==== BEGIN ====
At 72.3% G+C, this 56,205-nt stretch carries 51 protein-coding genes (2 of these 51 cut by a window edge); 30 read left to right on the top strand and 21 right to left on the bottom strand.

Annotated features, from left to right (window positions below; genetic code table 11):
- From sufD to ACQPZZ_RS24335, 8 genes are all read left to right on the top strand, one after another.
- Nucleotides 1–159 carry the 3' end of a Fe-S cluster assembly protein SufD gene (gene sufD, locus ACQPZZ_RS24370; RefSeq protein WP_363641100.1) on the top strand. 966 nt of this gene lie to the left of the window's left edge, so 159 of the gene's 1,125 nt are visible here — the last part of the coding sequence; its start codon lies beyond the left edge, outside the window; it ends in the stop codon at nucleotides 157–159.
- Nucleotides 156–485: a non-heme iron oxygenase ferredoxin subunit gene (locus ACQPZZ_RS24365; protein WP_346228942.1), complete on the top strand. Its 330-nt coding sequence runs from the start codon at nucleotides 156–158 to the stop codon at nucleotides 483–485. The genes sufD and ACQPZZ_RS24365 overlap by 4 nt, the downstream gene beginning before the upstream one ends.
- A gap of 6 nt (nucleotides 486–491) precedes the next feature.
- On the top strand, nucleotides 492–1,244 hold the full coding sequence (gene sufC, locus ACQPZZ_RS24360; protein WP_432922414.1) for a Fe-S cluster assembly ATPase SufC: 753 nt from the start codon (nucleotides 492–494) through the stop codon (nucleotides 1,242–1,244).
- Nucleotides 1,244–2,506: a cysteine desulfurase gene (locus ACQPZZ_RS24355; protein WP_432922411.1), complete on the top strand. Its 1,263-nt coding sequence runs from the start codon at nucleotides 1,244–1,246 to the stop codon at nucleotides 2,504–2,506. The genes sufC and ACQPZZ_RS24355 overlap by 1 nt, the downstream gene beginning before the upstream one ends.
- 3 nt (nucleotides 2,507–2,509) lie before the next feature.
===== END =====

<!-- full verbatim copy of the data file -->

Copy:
At 72.3% G+C, this 56,205-nt stretch carries 51 protein-coding genes (2 of these 51 cut by a window edge); 30 read left to right on the top strand and 21 right to left on the bottom strand.

Annotated features, from left to right (window positions below; genetic code table 11):
- From sufD to ACQPZZ_RS24335, 8 genes are all read left to right on the top strand, one after another.
- Nucleotides 1–159 carry the 3' end of a Fe-S cluster assembly protein SufD gene (gene sufD, locus ACQPZZ_RS24370; RefSeq protein WP_363641100.1) on the top strand. 966 nt of this gene lie to the left of the window's left edge, so 159 of the gene's 1,125 nt are visible here — the last part of the coding sequence; its start codon lies beyond the left edge, outside the window; it ends in the stop codon at nucleotides 157–159.
- Nucleotides 156–485: a non-heme iron oxygenase ferredoxin subunit gene (locus ACQPZZ_RS24365; protein WP_346228942.1), complete on the top strand. Its 330-nt coding sequence runs from the start codon at nucleotides 156–158 to the stop codon at nucleotides 483–485. The genes sufD and ACQPZZ_RS24365 overlap by 4 nt, the downstream gene beginning before the upstream one ends.
- A gap of 6 nt (nucleotides 486–491) precedes the next feature.
- On the top strand, nucleotides 492–1,244 hold the full coding sequence (gene sufC, locus ACQPZZ_RS24360; protein WP_432922414.1) for a Fe-S cluster assembly ATPase SufC: 753 nt from the start codon (nucleotides 492–494) through the stop codon (nucleotides 1,242–1,244).
- Nucleotides 1,244–2,506: a cysteine desulfurase gene (locus ACQPZZ_RS24355; protein WP_432922411.1), complete on the top strand. Its 1,263-nt coding sequence runs from the start codon at nucleotides 1,244–1,246 to the stop codon at nucleotides 2,504–2,506. The genes sufC and ACQPZZ_RS24355 overlap by 1 nt, the downstream gene beginning before the upstream one ends.
- 3 nt (nucleotides 2,507–2,509) lie before the next feature.